Like the Olympics, the World Cup is one of life’s great distractions. Its enduring popularity ensures that it is also an obsession for politicians.
Argentina’s military junta was so desperate to win the competition it hosted in 1978, that it is widely alleged to have bribed Peru to ensure that it won a second-round match by the five goals needed to reach the knock-out stages. Argentina won 6-0 and went on to beat the Dutch in the final.
Even Vladimir Putin’s Russia is unlikely to go quite that far in pursuit of victory.
But football is also a peril to politicians. The Labour government was surprisingly defeated in an election held just days after England lost to Germany in the 1970 quarter-finals. Ousted Prime Minister Harold Wilson blamed the football team. Fortunately, none of Europe’s qualifiers face national elections this summer.
As is their way, the English team has chosen the contrarian approach: based at a resort on the Baltic Sea, on the border with Finland, nearly 2,000 kilometres from its first match in Volgograd. Few in Brussels need to worry about an England World Cup win emboldening the bulldog Brexit spirit in Theresa May’s government.
Two years ago, England followed up the Brexit vote by contriving to lose to Iceland – dumping themselves out of Europe twice inside a week. In Russia, they will do well to reach the knock-out stages.
Indeed, Barclays’ head of investment reckons that there is slightly less chance of Italy leaving the EU than of England exorcising the ghosts of 1966.
But if the coming weeks are likely to deliver another chapter of English footballing disappointment, the chances of a European victory are high. Aside from Brazil, the teams most likely to win the trophy are all European.
Despite this, the European Commission has wisely decided to give the competition a wide berth. That is a welcome break from the well-intended but utterly misguided (and unrealistic) suggestion of having a single European team.
Pressed by reporters looking for an easy story on Thursday (14 June), the European Commission’s chief spokesman, Margaritis Schinas offered the dignified response (though he had no alternative) that the Commission would be supporting ‘all European teams’ in the competition.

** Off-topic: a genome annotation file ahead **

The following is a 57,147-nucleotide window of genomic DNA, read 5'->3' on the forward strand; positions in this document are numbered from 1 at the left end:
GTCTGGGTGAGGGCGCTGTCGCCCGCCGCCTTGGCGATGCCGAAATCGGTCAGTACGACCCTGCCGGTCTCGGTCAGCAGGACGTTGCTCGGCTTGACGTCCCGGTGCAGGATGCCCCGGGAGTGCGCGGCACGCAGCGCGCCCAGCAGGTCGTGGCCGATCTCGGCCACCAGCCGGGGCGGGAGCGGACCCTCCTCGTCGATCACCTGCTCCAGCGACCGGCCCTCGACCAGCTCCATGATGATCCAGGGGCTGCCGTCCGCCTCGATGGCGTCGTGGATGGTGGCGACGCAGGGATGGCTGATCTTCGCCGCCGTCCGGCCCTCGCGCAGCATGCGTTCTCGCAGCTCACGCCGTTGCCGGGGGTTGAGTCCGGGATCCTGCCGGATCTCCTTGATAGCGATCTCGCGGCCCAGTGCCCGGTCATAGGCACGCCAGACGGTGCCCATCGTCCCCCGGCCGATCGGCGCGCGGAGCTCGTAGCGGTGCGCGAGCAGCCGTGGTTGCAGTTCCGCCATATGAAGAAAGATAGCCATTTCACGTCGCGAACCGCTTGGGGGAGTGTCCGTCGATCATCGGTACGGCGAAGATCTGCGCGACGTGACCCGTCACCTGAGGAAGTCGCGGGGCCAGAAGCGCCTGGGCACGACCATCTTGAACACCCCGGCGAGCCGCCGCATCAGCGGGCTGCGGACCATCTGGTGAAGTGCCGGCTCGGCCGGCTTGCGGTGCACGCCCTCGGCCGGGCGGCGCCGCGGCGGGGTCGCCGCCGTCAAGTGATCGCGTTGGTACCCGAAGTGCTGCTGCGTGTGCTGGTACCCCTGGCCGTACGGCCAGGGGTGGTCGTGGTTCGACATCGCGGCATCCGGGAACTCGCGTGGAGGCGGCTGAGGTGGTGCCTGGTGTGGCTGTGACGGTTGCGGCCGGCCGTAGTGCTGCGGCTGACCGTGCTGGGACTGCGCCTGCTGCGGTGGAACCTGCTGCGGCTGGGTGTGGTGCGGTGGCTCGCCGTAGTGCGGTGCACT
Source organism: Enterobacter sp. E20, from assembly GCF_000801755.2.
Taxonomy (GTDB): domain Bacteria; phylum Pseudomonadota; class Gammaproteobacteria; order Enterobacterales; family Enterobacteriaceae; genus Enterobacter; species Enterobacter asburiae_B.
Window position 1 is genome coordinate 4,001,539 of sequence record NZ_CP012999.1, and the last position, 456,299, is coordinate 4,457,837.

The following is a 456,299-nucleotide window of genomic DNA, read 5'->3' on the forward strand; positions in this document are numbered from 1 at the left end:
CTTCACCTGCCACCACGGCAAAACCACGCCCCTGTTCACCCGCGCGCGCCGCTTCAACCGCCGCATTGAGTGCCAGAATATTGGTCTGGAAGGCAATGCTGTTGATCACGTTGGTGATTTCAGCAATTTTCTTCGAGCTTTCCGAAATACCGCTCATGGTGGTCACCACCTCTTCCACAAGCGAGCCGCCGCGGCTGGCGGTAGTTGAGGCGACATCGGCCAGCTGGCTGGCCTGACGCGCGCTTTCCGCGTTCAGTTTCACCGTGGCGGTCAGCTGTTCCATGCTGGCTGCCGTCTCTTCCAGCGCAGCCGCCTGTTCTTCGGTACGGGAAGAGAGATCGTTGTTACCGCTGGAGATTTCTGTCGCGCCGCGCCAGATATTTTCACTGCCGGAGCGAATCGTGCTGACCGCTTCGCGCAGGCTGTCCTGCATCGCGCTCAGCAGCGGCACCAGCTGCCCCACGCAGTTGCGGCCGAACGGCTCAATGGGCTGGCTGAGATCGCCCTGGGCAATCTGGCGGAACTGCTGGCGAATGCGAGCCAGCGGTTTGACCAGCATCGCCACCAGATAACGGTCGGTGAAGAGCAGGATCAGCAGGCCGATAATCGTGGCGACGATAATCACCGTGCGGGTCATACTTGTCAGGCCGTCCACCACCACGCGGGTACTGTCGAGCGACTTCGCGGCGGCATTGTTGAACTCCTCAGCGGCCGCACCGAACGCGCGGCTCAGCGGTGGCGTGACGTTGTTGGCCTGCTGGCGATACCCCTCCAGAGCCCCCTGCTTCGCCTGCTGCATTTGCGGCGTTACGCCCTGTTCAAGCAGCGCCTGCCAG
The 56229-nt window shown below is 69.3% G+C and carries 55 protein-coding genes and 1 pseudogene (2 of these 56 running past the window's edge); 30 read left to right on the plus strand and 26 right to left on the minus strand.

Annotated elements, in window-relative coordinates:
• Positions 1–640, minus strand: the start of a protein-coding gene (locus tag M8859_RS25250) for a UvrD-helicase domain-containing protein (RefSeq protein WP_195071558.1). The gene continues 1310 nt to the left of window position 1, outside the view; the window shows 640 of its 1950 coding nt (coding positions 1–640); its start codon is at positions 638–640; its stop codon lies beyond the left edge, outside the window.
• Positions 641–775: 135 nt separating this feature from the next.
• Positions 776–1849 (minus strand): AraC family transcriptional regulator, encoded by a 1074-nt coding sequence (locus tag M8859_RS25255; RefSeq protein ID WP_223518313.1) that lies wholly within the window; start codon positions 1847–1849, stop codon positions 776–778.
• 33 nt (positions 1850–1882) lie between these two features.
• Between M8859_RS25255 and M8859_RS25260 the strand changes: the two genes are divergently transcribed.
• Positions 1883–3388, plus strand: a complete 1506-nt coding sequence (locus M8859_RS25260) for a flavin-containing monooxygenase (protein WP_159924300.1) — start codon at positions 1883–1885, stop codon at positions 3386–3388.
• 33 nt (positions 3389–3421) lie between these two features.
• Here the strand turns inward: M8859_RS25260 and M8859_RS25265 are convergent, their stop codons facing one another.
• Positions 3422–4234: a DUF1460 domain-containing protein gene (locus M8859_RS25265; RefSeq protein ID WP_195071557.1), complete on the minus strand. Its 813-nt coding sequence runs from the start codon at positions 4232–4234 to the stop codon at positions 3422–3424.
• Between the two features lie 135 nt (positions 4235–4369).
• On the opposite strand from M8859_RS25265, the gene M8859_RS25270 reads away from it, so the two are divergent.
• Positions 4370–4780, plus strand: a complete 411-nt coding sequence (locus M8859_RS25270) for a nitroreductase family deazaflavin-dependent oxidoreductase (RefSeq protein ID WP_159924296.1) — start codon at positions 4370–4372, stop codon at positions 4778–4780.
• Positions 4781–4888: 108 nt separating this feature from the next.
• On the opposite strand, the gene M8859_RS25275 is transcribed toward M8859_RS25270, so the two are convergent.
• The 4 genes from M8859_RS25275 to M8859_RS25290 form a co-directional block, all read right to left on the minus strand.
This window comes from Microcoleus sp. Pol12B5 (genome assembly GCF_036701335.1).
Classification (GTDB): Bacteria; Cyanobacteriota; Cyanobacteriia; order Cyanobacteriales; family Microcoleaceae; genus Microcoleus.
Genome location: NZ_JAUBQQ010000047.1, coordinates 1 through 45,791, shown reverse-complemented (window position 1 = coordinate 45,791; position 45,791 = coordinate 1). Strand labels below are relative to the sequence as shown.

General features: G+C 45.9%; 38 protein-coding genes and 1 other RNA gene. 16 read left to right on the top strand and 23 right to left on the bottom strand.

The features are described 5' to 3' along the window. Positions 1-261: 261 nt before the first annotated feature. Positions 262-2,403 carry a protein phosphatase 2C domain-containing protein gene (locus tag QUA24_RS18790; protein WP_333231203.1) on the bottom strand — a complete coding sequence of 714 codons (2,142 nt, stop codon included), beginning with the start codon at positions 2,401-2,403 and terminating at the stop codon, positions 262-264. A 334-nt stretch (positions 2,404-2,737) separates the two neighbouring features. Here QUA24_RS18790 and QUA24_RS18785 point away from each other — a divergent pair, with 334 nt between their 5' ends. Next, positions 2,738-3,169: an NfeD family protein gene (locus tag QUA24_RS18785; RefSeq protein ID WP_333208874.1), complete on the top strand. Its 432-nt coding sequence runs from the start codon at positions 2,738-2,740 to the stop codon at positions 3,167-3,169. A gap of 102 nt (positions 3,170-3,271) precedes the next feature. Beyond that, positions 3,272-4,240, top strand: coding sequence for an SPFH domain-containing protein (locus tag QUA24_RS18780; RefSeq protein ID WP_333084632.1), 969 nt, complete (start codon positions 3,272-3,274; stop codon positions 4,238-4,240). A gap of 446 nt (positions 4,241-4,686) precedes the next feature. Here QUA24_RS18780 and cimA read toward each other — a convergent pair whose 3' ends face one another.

Schinas added that, equally wisely, no Commissioner is planning to attend any games. Staying away from Putin’s bun-fest is a smart move. It is just a shame that FIFA’s members didn’t do the same.
By Alexandra Brzozowski
The transatlantic trade war escalates. EU countries approved countermeasures yesterday targeting US goods including whiskey and motorcycles in retaliation against painful tariffs imposed by President Trump on European metals.
Meanwhile, after his summit with Kim Jong Un, Trump visibly acquired a liking in how the people deal with North Korea’s leader.
Don’t fight with Italians, when it comes to food: We will not ratify CETA, because it does not sufficiently protect the country’s food specialities, the country’s agriculture minister threatened. Will Italy become the new Wallonia?
The name dispute deal reached between Greek PM Alexis Tsipras and his FYROM counterpart Zoran Zaev has not all pleased the main opposition parties in their countries. Painful family history might explain, says EPP’s frontman on foreign affairs.
In the long term, migrants will be part of A solution in Europe, an MEP is convinced. Will German Chancellor Merkel’s chancellorship end over asylum policy? After a tweet caused stir among policymakers and media alike, some already saw the days of the German coalition doomed.
The Commission has defended its plans to overhaul its foreign spending budget, promising that it would deliver a large increase in aid spending and ‘eliminate bureaucratic barriers’.
Despite concerns over a potential new euro crisis due to Italian political instability, the president of the European Central Bank, Mario Draghi, believes the currency is holding up strong.
If emissions continue at their present rate, human-induced warming will exceed 1.5°C by around 2040, according to a leaked draft UN report ahead of an intense climate-focused week.
Look out for…
The ninth Petersberg Climate Dialogue kicks off in Berlin next week, co-organized by Poland, the host of the next UN Climate Change Conference taking place in Katowice in December.
World Cup Watch
A defiant Putin welcomed to the World Cup yesterday and saw a high score win by the host team in the opener that led some to wild speculations. World Cup fever arrived everywhere: It definitely reached the UN Security Council already, but it is the grocery stores in Poland that know how to celebrate their country’s participation.
Matches tomorrow: FRA-AUS | ARG-ISL | PER-DEN | HRV-NIG
Views are the author’s